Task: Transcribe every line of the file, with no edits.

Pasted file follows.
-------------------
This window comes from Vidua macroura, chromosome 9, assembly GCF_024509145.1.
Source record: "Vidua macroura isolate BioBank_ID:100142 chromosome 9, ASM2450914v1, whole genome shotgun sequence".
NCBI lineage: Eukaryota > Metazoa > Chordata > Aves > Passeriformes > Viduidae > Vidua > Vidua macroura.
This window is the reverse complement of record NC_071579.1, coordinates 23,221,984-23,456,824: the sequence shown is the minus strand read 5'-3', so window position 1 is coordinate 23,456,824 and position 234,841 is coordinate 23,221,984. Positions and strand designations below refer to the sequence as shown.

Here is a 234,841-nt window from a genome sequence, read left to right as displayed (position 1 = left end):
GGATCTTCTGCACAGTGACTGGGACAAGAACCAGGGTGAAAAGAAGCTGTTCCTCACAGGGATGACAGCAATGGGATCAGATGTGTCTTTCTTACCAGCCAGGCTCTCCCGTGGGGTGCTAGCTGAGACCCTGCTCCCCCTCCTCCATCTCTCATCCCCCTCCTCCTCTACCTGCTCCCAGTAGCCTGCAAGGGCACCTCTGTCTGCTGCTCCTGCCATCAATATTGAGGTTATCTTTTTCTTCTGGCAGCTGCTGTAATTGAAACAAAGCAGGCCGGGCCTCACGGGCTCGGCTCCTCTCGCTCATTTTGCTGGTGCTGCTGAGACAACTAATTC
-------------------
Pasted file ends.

This window comes from Vidua macroura, chromosome 9, assembly GCF_024509145.1.
Source record: "Vidua macroura isolate BioBank_ID:100142 chromosome 9, ASM2450914v1, whole genome shotgun sequence".
NCBI lineage: Eukaryota > Metazoa > Chordata > Aves > Passeriformes > Viduidae > Vidua > Vidua macroura.
This window is the reverse complement of record NC_071579.1, coordinates 23,221,984-23,456,824: the sequence shown is the minus strand read 5'-3', so window position 1 is coordinate 23,456,824 and position 234,841 is coordinate 23,221,984. Positions and strand designations below refer to the sequence as shown.

Here is a 234,841-nt window from a genome sequence, read left to right as displayed (position 1 = left end):
GGATCTTCTGCACAGTGACTGGGACAAGAACCAGGGTGAAAAGAAGCTGTTCCTCACAGGGATGACAGCAATGGGATCAGATGTGTCTTTCTTACCAGCCAGGCTCTCCCGTGGGGTGCTAGCTGAGACCCTGCTCCCCCTCCTCCATCTCTCATCCCCCTCCTCCTCTACCTGCTCCCAGTAGCCTGCAAGGGCACCTCTGTCTGCTGCTCCTGCCATCAATATTGAGGTTATCTTTTTCTTCTGGCAGCTGCTGTAATTGAAACAAAGCAGGCCGGGCCTCACGGGCTCGGCTCCTCTCGCTCATTTTGCTGGTGCTGCTGAGACAACTAATTC